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Smuggled honey putting squeeze on beekeepers

Tuesday, May 20, 2014

As Government moves to allow the importation of honey into T&T, reports have surfaced that a shipment of honey brought in illegally by a business clique was sent back to Grenada recently by the Customs and Excise Division. The shipment came to the attention of the Beekeepers’ Association of T&T and the Professional Beekeepers Association (PBA), whose members discussed the illegal import with Inspector of Apiaries, Ian Fletcher, at an April 30 meeting in Curepe. On Friday, Fletcher, Food Production Minister Devant Maharaj and Trade Minister Vasant Bharath denied knowledge of the shipment.


However, two beekeepers who attended the meeting, Sean Carrera and president of the PBA, Chunilal Roopnarine, insisted that the shipment was discussed and concerns expressed by stakeholders. Carrera said beekeepers later discovered that a business group had brought in the shipment, which was picked up by Customs and Excise Division officers and sent back to Grenada because it contravened the country’s Beekeeping and Bee Products Act that prohibits honey importation. He said over the past year adulterated honey has been smuggled into the country and sold. While they have no problem with competition, Carrera said, imported honey brings with it pests and diseases that can decimate Trinidad and Tobago’s local bee population, adversely affect crop production, and cause health problems. “Honey must be tested before it enters a country to ensure it is safe, but this is not done due to the illegal operations,” Carrera said.


Bharath: Contraband honey should be taken off the shelves

On Friday, Bharath said once the laboratory is completed, the Government will take legislation to Parliament to change the Act. “Once that is done, then on a phased basis we will allow imported honey to come in,” he said. Maharaj said that the laboratory would be completed by September. Bharath said Grenada has been lobbying for years to gain entry to T&T’s market, whereas local beekeepers have been protective of their apiaries. “I think what has precipitated that matter is the fact that honey in the country is extremely expensive in comparison to the other Caribbean islands. But at the same time, the balance on that is that we have to put the proper safeguards in place to ensure that our local bee population is not affected by imported diseases,” Bharath said.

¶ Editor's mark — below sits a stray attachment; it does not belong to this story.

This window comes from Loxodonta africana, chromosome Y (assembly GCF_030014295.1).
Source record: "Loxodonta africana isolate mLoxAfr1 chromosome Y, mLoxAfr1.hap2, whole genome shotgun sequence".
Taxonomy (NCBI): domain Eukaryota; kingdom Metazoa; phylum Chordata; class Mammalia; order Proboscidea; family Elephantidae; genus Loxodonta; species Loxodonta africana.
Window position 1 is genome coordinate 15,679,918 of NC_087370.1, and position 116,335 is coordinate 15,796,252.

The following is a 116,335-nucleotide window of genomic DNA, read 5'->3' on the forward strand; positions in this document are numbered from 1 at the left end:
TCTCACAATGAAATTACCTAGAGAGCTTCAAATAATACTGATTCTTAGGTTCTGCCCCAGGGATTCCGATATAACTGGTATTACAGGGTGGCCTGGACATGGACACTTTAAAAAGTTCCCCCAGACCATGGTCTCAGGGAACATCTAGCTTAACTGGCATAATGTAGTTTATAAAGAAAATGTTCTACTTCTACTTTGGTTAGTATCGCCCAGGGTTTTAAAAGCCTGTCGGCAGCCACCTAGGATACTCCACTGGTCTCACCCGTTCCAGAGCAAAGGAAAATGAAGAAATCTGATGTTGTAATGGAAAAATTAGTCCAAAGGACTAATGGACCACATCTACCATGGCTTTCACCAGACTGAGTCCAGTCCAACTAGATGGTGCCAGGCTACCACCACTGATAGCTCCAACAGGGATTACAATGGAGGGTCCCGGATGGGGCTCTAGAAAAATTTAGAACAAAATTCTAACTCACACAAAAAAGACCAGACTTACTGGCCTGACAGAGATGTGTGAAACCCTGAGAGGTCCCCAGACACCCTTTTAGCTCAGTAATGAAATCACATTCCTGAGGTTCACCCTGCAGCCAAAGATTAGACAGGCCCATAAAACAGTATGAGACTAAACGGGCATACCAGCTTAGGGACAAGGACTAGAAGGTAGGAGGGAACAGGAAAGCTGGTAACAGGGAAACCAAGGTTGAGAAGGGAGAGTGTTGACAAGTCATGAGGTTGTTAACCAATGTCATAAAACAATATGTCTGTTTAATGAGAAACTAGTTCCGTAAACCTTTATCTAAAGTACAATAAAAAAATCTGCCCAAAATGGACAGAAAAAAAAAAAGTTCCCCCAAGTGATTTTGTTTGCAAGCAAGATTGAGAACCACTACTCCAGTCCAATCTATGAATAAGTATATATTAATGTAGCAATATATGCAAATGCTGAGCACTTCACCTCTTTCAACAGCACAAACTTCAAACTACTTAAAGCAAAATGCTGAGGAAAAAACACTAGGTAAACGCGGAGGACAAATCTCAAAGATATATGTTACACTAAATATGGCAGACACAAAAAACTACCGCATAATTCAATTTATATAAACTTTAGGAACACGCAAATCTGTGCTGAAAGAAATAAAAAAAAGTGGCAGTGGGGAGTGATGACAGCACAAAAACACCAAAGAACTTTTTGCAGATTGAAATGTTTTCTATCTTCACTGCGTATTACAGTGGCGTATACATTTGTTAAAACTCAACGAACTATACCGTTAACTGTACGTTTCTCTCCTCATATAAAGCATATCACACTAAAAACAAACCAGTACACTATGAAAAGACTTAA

Roopnarine, however, disagreed with Bharath, stating that Grenada had only a few beekeepers and could barely supply itself with honey, far less export to other countries. Roopnarine suspects the honey is being sourced from China and Brazil and passes through Grenada as a transshipment point. Asked about the contraband honey, Bharath said that the matter rests with the Chemistry, Food and Drug Division, which falls under the Ministry of Health. “They should be doing their work. They should know that honey is not allowed into the country and they should be going to the supermarkets to take them off the shelves,” he said. Though there have been meetings with the division over the matter, Bharath said, the pace at which the division operates “really is almost prehistoric.” Told that some big players were behind the importation of the honey, Bharath said he was not aware of that.


Roopnarine: Businessmen involved
Carrera said Government has moved to construct a laboratory in Couva for the testing of imported honey, while Cabinet has appointed an inter-ministerial committee to amend the bee Act.
“It’s no secret that honey smuggling is being driven by money. It’s a lucrative business, one that can make anyone a millionaire overnight,” PBA president Roopnarine said. “We are hearing big businessmen are involved in the importation of the honey,” Roopnarine said. Roopnarine showed a 16-ounce bottle of impure honey from China that was sold locally for $10. Beekeepers have spotted honey from China, Pakistan, Brazil, Argentina, Venezuela, and Guyana on the local market. “We want to believe that the honey is smuggled through the back door or our ports of entry, similar to the drugs and guns trade,” Roopnarine said. A 750-ml bottle of local honey is sold for between $180 and $225. Roopnarine said he knows one local beekeeper who sold his label, bearing his apiary number, to someone who has been importing honey. “That gives the importer free rein to sell off the foreign honey as locally produced without being caught,” he said.


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